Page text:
Collected Works of Abraham Lincoln. Volume 7.
Lincoln, Abraham, 1809-1865.

To Zachariah Chandler [1]

Hon. Z. Chandler Executive Mansion,
My dear Sir: Washington, Nov. 20. 1863.

Your letter of the 15th. marked ``private'' was received to-day. I have seen Gov. Morgan and Thurlow Weed, separately, but notPage  24 together, within the last ten days; but neither of them mentioned the forthcoming message, or said anything, so far as I can remember, which brought the thought of the Message to my mind.

I am very glad the elections this autumn have gone favorably, and that I have not, by native depravity, or under evil influences, done anything bad enough to prevent the good result.

I hope to ``stand firm'' enough to not go backward, and yet not go forward fast enough to wreck the country's cause. Yours truly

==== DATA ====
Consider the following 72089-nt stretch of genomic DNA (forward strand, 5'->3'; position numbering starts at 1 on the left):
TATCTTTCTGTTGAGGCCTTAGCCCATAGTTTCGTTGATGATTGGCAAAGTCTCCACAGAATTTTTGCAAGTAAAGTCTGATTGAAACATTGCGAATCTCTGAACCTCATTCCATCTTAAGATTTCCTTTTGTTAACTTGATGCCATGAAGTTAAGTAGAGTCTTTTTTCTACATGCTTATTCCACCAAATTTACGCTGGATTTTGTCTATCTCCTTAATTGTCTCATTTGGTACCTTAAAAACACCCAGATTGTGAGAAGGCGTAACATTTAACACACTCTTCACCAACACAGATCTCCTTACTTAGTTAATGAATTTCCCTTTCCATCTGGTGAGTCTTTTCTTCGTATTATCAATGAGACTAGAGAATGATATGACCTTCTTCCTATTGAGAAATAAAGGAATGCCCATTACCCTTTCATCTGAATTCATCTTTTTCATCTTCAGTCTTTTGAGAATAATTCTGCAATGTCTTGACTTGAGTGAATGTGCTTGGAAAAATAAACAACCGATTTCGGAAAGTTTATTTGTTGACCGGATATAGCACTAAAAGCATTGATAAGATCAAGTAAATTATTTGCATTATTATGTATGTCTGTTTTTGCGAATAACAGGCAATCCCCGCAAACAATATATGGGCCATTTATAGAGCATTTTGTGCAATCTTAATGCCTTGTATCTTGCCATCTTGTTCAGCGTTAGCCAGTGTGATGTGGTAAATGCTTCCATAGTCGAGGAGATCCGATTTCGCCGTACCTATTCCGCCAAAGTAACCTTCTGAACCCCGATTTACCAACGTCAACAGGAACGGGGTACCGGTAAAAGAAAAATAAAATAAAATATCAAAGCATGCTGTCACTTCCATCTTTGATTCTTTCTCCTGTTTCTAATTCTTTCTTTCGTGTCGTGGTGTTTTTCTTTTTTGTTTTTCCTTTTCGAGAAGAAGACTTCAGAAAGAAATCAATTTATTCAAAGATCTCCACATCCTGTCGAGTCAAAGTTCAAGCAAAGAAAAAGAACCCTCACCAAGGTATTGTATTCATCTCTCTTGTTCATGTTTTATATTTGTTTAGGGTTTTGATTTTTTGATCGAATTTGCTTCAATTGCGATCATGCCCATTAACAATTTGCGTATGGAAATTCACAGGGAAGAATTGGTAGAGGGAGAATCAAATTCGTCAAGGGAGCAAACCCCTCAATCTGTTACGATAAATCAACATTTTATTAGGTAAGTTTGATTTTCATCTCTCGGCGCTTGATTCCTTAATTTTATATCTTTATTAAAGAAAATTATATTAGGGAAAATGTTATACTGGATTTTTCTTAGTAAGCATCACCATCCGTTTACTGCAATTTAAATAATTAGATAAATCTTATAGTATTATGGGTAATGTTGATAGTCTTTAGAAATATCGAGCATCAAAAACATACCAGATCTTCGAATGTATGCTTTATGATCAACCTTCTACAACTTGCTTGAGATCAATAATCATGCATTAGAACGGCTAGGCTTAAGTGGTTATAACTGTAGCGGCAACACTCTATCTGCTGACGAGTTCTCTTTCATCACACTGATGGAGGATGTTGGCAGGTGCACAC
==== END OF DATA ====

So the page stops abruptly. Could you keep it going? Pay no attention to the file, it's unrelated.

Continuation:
[1]   ALS, DLC-Chandler Papers. On November 15, Senator Chandler wrote Lincoln protesting published reports that `` `Thurlow Weed and Gov Morgan & other distinguished Republicans are here [Washington] urging the President to take bold conservative ground in his message.' I have been upon the stump more than two months this fall & have certainly talked to more than 200,000 people in Illinois Ohio & New York . . . & have yet to meet the first Republican or real War Democrat who stands by Thurlough Weed or Mr Blair. All denounce them. . . . You are today Master of the situation if you stand firm. The people endorsed you gloriously in every state save one & New Jersey could have been carried by a bold radical campaign. . . . Conservatives & traitors are buried together, for Gods sake dont exhume their remains in Your Message. They will smell worse than Lazarus did after he had been buried three days (Chandler to Lincoln, November 15, 1863, ibid.).